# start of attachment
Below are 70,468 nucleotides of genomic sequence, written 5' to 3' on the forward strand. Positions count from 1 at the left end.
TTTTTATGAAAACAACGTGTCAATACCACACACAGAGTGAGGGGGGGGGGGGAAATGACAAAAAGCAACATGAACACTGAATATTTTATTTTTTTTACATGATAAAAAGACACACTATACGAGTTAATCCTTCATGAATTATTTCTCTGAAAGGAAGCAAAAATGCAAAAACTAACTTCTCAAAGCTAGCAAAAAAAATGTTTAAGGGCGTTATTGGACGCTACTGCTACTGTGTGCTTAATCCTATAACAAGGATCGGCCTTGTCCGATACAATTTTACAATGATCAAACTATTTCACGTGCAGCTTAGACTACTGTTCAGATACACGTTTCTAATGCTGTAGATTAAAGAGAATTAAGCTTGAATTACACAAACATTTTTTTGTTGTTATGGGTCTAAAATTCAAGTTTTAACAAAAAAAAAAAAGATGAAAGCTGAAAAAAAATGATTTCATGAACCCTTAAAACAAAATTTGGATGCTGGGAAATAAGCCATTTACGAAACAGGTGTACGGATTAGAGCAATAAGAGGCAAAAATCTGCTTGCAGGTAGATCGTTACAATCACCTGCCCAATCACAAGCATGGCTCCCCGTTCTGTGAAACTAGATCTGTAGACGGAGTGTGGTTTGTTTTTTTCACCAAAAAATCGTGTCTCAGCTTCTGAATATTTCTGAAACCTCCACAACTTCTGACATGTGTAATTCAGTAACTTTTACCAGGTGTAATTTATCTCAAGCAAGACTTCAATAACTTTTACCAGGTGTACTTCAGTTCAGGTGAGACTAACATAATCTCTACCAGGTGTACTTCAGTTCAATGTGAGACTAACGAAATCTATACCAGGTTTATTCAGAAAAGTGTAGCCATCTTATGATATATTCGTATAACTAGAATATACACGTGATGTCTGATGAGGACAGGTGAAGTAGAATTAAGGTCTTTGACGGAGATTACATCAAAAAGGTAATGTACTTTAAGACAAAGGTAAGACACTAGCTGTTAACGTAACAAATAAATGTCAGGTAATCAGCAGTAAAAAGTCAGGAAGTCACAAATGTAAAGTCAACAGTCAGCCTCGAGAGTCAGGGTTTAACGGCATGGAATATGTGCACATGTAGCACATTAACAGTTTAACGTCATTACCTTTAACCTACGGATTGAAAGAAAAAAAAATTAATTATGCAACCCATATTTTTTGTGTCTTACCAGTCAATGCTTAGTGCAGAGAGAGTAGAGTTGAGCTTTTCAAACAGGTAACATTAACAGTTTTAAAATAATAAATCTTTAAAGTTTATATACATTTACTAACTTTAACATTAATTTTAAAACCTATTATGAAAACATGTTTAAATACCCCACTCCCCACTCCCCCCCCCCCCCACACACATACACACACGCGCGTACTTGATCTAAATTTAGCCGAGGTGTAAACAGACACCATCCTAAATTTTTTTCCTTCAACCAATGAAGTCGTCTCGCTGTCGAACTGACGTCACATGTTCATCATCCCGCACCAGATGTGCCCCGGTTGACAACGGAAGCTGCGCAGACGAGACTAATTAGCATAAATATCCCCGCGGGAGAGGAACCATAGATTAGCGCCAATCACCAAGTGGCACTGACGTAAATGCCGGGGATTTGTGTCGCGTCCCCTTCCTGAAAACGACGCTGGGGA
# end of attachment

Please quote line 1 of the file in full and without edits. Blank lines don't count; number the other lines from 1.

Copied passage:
Below are 70,468 nucleotides of genomic sequence, written 5' to 3' on the forward strand. Positions count from 1 at the left end.